In the world of book publishing, the temptation to extend an author’s literary life often proves irresistible. Perhaps most famously, the 1961 death of Ernest Hemingway did not serve as an impediment to the release of numerous volumes of until-then unseen writings – some worthwhile, others interminable, but none on a par with, say, “A Farewell to Arms.”
Georgia native Flannery O’Connor (1925-64), author of the classic novel “Wise Blood” and countless short stories, including “A Good Man Is Hard to Find,” was hardly in need of additional publications to bolster her reputation. Yet that has not dissuaded publishers from releasing work that O’Connor had opted not to make public during her lifetime, including a journal of her prayers and a coffee-table book of inventive cartoons she churned out in young adulthood.
The latest posthumous O’Connor publication, “Good Things Out of Nazareth,” turns out to be no less than the third assembly of the author’s correspondence to appear since her death – and, in fact, the second to see publication in the last 12 months. It was preceded by “The Letters of Flannery O’Connor and Caroline Gordon,” a 2018 gathering of exchanges between the writer and one of her mentors, and “The Habit of Being,” which has acquired classic status since its first appearance in 1979.
Cynics may charge that this book is a sign of diminishing returns in the O’Connor cottage industry, but readers who prize the author for her acerbic intelligence and deep commitment to her Roman Catholic faith will have no reason to complain.
Editor Benjamin Alexander, who teaches at Franciscan University of Steubenville in Ohio, hatched the idea for the current collection upon learning about O’Connor letters that had not made the cut for inclusion in “The Habit of Being,” despite her closeness to several correspondents. For example, “She often wrote to a Jesuit priest, the Rev. James H. McCown, who appears sparingly in ‘The Habit of Being,’” Alexander writes. “He visited her many times at the Georgia farm.”
Colleagues, mentors, and peers are all represented here. The back-and-forth between O’Connor and McCown dates to 1956, when he introduced himself to her as an admirer of her writing. Intriguingly, their exchanges feature the author providing instruction to the priest – not about spiritual matters, but about the surprising ways that seemingly irreligious fiction can nonetheless reflect religious ideas.
Expressing impatience with works of overtly Catholic writers, such as Georges Bernanos, O’Connor writes, “You get more benefit reading someone like Hemingway where there is apparently a hunger for a Catholic completeness in life, or Joyce who can’t get rid of it no matter what he does.” She springs to the defense of Lutheran (and later Episcopalian) writer John Updike, whose novel “Rabbit, Run” featured too many sex scenes for her taste, but still possessed a spiritual dimension to be admired.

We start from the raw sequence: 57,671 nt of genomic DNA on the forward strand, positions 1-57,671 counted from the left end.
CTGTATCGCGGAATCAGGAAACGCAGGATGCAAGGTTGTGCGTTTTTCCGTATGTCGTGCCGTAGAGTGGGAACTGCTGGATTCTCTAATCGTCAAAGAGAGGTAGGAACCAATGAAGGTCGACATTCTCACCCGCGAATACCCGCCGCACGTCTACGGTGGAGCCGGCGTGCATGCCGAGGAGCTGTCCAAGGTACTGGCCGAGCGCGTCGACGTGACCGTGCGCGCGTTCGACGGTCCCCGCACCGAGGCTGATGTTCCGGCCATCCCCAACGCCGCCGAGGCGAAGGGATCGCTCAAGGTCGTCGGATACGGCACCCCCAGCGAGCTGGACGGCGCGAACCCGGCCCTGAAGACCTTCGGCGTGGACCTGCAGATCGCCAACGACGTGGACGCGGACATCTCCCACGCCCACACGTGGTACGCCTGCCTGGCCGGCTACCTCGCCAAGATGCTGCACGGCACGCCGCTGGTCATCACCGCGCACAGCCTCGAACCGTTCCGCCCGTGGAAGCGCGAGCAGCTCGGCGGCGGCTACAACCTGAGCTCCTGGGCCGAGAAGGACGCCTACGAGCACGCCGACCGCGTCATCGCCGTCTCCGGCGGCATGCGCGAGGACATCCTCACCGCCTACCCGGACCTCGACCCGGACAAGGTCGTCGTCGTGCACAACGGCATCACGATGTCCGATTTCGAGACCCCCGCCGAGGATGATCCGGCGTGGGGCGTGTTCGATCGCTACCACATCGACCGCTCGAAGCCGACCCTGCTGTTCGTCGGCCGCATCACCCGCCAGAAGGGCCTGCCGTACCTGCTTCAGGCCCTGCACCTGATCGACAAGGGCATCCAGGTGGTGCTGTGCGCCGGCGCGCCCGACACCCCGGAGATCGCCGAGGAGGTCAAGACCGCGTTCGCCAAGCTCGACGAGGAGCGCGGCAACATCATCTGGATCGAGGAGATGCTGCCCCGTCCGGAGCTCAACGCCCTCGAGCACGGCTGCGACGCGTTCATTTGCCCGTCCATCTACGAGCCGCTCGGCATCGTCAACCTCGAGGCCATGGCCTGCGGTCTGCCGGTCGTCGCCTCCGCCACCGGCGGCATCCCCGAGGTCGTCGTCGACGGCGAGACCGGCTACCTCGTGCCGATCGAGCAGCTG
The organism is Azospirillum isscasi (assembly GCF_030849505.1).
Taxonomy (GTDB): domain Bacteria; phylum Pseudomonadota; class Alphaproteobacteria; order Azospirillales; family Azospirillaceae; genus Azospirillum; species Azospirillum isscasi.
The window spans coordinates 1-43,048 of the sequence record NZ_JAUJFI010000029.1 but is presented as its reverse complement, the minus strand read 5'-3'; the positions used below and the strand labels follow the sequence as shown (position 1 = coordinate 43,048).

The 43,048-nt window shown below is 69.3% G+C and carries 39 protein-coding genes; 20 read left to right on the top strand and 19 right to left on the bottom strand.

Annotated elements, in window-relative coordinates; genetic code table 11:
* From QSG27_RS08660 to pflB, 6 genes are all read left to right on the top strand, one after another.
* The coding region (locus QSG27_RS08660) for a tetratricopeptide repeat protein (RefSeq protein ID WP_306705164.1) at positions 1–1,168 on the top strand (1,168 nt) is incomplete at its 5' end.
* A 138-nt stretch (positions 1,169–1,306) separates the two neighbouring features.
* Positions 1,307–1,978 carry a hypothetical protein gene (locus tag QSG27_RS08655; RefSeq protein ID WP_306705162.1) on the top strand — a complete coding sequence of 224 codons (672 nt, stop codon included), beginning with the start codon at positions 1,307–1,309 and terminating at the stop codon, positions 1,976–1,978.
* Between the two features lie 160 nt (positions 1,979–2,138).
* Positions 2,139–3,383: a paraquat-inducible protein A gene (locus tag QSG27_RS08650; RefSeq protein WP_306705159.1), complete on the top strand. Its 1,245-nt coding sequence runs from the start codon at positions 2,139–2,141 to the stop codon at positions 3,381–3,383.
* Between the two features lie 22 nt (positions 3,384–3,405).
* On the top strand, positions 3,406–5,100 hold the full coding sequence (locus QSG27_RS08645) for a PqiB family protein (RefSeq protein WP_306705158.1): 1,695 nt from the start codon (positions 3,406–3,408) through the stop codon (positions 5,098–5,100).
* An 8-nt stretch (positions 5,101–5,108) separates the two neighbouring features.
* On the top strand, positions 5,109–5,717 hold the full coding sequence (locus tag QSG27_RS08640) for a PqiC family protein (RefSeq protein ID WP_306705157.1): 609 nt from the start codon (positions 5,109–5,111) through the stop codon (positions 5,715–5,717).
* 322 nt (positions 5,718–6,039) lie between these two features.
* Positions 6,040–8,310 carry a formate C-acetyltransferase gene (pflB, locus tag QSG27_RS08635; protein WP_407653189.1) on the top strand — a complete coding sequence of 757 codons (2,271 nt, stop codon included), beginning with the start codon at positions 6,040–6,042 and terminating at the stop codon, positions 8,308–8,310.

Throughout her correspondence, O’Connor is revealed to be confident enough in her own religious convictions that she has precious little patience for piousness – a genuinely refreshing attitude.
The book is valuable for providing a peek into the birth pangs of some of her work. Caroline Gordon offers O’Connor appreciative but not uncritical opinions. Sometimes her judgments were on big-picture matters, such as the lack of background detail in “Wise Blood.” “The whole book would gain by not being so stripped, so bare, by surrounding the core of action with some contrasting material,” writes Gordon, who could also be the most scrupulous of copy editors. Writing to O’Connor about her short story “The Displaced Person,” Gordon objects that “there is no such word as ‘squinch.’”
Other highlights include O’Connor’s thoughtful answers to one attentive reader’s apparently extensive array of questions about “Wise Blood”; and her comments, in a letter to Ward Allison Dorrance, about the inspiration it takes to write – an experience she refers to as a kind of grace: “Its [sic] just like you said: you have to be chosen. And in between times of being chosen, you have to keep on writing.” A continual delight is O’Connor’s Southern-inflected, occasionally down-home phrasing, as in this passage: “In one of my affluent years I bought me a Smith Corona compact 250 electric typewriter.”
As hinted at in the subtitle “and Friends,” the book includes many letters that do not feature O’Connor on either the receiving or sending end. Although the editor’s attempt to sketch the circle in which O’Connor traveled is admirable, some readers may lose interest when encountering letters that do not concern O’Connor.
Perhaps this book, then, may represent the final major contribution to the posthumous career of Flannery O’Connor – but it’s a fine note to end on.